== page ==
Given his position at the head of a company which is churning out free internet access hotspots all over the country, it might be surprising to hear that Alan Knott-Craig Jnr doesn’t believe that there’s a sustainable business model in giving away WiFi in municipalities and the like. And yet that’s what he told an audience at Telkom’s SATNAC conference this moning.

“The biggest driver for WiFi is going to be that you can keep the kids entertained,” Knott-Craig Jnr said, conference. “I don’t see any business models in the free WiFi hotspot space.”

You might take this statement to mean that free WiFi has to publicly funded if we want to get more people online – Alan Knott-Craig Jnr is, after all, the founder and CEO of Project Isizwe in the City of Tshwane which is paid for by local government.

Isizwe, he says, is doing a great job at providing internet through WiFi, but it’s not sustainable.

“Getting people to buy into [the model] is difficult. Project Isizwe won’t be able to scale across multiple municipalities. In an ideal world, if we could do that, it would be great if we could monetise free WiFi,” he said.

But he’s also just launched the private WiFi hotspot business, HeroTel. Which obviously he does think is sustainable. He explained that service providers that offer free WiFi hotspots won’t be able to sell access to the internet unless it comes as part of a package.

“You won’t make money unless you have voice as well,” he said.

And that’s the crux of the matter, he says, because WiFi access has to become profitable in order to get more people online. He says that he believes most South Africans will never experience wired access and right now, mobile is too expensive.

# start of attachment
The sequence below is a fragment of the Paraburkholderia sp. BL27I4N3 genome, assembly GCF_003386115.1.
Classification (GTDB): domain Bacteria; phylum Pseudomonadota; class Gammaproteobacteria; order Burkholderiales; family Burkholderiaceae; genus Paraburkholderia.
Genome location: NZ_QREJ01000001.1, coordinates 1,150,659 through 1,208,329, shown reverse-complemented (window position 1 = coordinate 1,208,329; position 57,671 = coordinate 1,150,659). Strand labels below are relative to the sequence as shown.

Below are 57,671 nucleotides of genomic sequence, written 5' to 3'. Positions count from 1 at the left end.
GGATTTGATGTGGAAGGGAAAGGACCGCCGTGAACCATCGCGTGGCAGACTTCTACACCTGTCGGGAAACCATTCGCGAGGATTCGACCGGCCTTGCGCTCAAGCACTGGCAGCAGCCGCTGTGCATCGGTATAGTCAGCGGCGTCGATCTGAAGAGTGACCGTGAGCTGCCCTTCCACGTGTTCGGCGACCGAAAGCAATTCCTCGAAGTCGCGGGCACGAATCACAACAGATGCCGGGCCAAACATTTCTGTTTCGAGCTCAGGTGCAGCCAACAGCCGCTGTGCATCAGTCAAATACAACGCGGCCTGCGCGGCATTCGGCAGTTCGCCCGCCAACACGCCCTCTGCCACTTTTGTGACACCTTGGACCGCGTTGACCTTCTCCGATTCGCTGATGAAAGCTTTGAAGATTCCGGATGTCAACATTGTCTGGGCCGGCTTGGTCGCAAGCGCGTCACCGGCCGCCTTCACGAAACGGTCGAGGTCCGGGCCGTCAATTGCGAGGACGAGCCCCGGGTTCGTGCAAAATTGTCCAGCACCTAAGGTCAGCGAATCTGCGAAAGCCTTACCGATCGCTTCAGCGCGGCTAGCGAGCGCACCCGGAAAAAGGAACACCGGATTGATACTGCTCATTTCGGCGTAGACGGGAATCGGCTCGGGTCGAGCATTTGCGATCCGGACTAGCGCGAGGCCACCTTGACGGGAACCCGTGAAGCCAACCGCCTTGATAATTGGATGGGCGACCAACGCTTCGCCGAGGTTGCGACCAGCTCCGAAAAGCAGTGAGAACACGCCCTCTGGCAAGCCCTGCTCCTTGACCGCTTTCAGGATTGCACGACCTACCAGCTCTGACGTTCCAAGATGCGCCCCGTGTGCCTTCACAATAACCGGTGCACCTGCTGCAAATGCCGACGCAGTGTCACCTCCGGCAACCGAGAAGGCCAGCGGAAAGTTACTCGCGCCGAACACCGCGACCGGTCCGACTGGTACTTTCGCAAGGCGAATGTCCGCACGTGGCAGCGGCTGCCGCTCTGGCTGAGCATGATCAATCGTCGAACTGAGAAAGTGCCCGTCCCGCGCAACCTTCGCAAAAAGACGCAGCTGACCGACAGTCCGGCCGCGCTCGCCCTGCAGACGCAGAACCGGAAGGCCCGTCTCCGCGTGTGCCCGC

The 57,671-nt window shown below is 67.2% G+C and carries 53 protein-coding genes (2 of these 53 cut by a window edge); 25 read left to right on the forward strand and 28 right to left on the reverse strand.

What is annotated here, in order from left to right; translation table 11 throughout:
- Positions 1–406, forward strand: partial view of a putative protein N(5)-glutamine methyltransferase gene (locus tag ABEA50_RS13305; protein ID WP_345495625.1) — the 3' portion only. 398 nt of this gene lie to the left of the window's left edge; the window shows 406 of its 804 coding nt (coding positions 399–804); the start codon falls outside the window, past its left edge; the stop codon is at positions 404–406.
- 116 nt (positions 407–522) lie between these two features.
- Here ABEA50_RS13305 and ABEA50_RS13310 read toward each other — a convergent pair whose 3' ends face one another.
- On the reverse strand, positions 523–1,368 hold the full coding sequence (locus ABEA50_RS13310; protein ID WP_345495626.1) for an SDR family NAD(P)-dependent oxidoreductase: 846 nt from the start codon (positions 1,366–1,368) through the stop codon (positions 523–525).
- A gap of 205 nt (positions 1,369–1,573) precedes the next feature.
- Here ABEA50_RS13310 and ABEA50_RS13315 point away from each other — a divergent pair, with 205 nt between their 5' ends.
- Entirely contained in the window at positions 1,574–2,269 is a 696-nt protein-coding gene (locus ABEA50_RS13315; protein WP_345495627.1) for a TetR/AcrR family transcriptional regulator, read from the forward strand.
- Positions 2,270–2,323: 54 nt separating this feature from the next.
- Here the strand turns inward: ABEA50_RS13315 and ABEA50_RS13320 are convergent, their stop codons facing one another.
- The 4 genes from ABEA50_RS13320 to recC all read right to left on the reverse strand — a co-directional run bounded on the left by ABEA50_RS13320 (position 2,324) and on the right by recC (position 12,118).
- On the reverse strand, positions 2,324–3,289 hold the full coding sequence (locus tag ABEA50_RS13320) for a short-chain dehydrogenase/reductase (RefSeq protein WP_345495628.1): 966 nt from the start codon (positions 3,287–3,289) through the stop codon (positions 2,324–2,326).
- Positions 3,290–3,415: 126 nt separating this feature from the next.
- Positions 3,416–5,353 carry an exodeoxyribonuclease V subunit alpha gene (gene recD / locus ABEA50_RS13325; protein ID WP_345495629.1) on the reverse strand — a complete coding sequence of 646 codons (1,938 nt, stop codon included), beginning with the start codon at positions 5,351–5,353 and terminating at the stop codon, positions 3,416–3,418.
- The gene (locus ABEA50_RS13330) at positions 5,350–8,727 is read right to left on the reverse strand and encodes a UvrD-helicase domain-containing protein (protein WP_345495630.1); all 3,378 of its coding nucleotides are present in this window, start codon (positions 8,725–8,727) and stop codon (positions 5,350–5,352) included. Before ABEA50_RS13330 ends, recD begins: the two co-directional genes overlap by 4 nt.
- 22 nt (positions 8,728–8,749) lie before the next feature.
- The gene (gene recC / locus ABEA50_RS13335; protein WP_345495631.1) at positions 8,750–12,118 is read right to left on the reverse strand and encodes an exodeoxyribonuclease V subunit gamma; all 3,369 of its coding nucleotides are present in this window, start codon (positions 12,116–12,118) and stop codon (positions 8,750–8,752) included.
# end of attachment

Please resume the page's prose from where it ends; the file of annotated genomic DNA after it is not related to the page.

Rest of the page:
“The future of connectivity, in my opinion, is that the top 20 per cent of South Africans will be able to afford fibre-to-the-home. The 5 million that will be able to afford DStv will be using ADSL or some wireless connection,” he said. “But the vast majority of South Africans will not be able to get on the internet [using a fixed line connection] – ever.”

He does however, believe that by 2020 we will have free WiFi everywhere that will be provided by municipalities and not private companies.

“By 2020 we will have free WiFi everywhere. The City of Tshwane has the best model for that. But the tax payer will have to subsidise the cost for rolling out the connections – just like municipalities that are responsible for the provision of water and electricity.”

[Image – CC by 2.0/Nicolas Nova]
Charlie started his professional life as a motoring journalist for a community newspaper in Mpumalanga, Charlie explored different journalistic angles since his entry into the fast-paced world of publishing in 2006. While fostering a passion for the arts, Charlie developed a love for technology – both which allowed him to serve as Entertainment and Technology Editor for an online publication. Charlie has since been heavily involved in consumer technology for various websites and publications. He thoroughly enjoys World War II films and cerebral documentaries; aviation; photography and indie music. Oh yes, and he also has a rather strange obsession with collecting coffee mugs from his travels.